The use of the instrument will also aid the analysis of the relationship between the knowledge of the patients and the quality of the anticoagulation treatment using warfarin, as well as the comparison of research findings between different countries. It favors, then, the communication between health professionals and patients, and contributes to the rapid identification of problems and priority needs, as well as to decision-making.
ICC, intraclass correlation coefficients; INR, international normalized ratio; OAK, oral anticoagulation knowledge; PT, prothrombin time; Rs, Spearman correlation; SD, standard deviation; SPSS, Statistical Package for Social Sciences TTR, time within therapeutic range
Ageno W, Gallus AS, Wittkowsky A, Crowther M, Hylek EM, Palareti G. Oral anticoagulant therapy: antithrombotic therapy and prevention of thrombosis, 9th ed: American College of Chest Physicians evidence-based clinical practice guidelines. Chest. 2012;141:e44S–88S.
You JJ, Singer DE, Howard PA, Lane DA, Eckman MH, Fang MC, et al. Antithrombotic therapy for atrial fibrillation: Antithrombotic Therapy and Prevention of Thrombosis, 9th ed: American College of Chest Physicians Evidence-Based Clinical Practice Guidelines. Chest. 2012;141:531S–75S.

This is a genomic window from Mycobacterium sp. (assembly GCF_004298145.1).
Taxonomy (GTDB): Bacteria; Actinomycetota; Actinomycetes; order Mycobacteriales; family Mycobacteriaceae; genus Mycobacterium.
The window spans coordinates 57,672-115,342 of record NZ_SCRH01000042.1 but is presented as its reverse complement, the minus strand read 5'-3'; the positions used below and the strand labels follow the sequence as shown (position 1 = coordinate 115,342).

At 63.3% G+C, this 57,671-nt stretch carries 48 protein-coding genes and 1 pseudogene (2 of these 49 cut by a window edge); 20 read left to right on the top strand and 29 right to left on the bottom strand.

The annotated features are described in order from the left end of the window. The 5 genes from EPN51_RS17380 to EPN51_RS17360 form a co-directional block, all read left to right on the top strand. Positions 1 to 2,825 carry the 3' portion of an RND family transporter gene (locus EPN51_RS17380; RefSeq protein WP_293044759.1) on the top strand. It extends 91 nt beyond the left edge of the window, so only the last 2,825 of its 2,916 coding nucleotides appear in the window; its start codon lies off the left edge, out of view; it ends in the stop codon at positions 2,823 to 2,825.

Whitlock RP, Sun JC, Fremes SE, Rubens FD, Teoh KH. Antithrombotic and thrombolytic therapy for valvular disease: Antithrombotic Therapy and Prevention of Thrombosis, 9th ed: American College of Chest Physicians Evidence-Based Clinical Practice Guidelines. Chest. 2012;141:576S–600S.
Holbrook A, Schulman S, Witt DM, Vandvik PO, Fish J, Kovacs MJ, et al. Evidence-based management of anticoagulant therapy: Antithrombotic Therapy and Prevention of Thrombosis, 9th ed: American College of Chest Physicians Evidence-Based Clinical Practice Guidelines. Chest. 2012;141:152–84.
Wiedermann CJ, Stockner I. Warfarin-induced bleeding complications – clinical presentation and therapeutic options. Thromb Res. 2008;122:13–8.
Ansell J, Hirsh J, Hylek E, Jacobson A, Crowther M, Palareti G. American College of Chest Physicians Pharmacology and management of the vitamin K antagonists: American College of Chest Physicians Evidence-Based Clinical Practice Guidelines. Chest. 2008;133:160–98.
White HD, Gruber M, Feyzi J, Kaatz S, Tse HF, Husted S, Albers GW. Comparison of outcomes among patients randomized to warfarin therapy according to anticoagulant control: results from SPORTIF III and V. Arch Intern Med. 2007;167:239–45.
Zeolla MM, Brodeur MR, Dominelli A, Haines ST, Allie ND. Development and validation of an instrument to determine patient knowledge: the oral anticoagulation knowledge test. Ann Pharmacother. 2006;40:633–8.